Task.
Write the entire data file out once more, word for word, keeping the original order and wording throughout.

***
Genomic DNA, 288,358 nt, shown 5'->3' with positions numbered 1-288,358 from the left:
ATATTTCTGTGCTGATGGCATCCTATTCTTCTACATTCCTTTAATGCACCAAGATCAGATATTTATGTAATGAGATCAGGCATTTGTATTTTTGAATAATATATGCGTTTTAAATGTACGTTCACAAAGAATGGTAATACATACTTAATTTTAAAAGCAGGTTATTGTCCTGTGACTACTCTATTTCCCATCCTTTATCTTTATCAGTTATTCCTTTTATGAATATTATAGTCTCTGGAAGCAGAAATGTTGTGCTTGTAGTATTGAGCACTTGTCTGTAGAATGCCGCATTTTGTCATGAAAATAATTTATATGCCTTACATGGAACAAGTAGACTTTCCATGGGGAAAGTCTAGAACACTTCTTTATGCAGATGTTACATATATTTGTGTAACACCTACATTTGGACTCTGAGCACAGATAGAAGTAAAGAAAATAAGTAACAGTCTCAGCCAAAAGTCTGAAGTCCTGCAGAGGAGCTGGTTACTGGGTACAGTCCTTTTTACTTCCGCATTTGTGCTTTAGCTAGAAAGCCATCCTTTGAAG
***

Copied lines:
Genomic DNA, 288,358 nt, shown 5'->3' with positions numbered 1-288,358 from the left:
ATATTTCTGTGCTGATGGCATCCTATTCTTCTACATTCCTTTAATGCACCAAGATCAGATATTTATGTAATGAGATCAGGCATTTGTATTTTTGAATAATATATGCGTTTTAAATGTACGTTCACAAAGAATGGTAATACATACTTAATTTTAAAAGCAGGTTATTGTCCTGTGACTACTCTATTTCCCATCCTTTATCTTTATCAGTTATTCCTTTTATGAATATTATAGTCTCTGGAAGCAGAAATGTTGTGCTTGTAGTATTGAGCACTTGTCTGTAGAATGCCGCATTTTGTCATGAAAATAATTTATATGCCTTACATGGAACAAGTAGACTTTCCATGGGGAAAGTCTAGAACACTTCTTTATGCAGATGTTACATATATTTGTGTAACACCTACATTTGGACTCTGAGCACAGATAGAAGTAAAGAAAATAAGTAACAGTCTCAGCCAAAAGTCTGAAGTCCTGCAGAGGAGCTGGTTACTGGGTACAGTCCTTTTTACTTCCGCATTTGTGCTTTAGCTAGAAAGCCATCCTTTGAAG